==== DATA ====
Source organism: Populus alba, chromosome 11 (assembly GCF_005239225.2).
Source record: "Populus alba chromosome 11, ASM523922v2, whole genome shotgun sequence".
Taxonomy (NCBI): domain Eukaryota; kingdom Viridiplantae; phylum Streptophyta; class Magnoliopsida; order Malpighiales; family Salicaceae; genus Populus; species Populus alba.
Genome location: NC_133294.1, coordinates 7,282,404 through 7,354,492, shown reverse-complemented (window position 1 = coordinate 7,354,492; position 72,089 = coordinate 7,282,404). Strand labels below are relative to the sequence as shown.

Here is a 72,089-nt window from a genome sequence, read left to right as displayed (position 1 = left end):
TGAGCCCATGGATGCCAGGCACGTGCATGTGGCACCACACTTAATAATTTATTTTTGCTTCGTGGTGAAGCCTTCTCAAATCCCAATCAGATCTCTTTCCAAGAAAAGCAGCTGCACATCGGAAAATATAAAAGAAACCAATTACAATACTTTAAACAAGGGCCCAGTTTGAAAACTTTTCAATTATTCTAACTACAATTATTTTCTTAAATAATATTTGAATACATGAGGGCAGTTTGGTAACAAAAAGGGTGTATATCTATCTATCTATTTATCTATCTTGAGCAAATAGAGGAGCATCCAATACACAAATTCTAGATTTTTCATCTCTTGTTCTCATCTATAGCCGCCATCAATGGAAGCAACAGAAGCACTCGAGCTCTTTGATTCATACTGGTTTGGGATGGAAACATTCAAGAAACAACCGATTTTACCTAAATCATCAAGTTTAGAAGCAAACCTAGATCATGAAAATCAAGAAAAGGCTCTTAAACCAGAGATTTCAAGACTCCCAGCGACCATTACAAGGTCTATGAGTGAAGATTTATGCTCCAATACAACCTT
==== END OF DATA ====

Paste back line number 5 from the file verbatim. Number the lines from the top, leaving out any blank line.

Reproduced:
Here is a 72,089-nt window from a genome sequence, read left to right as displayed (position 1 = left end):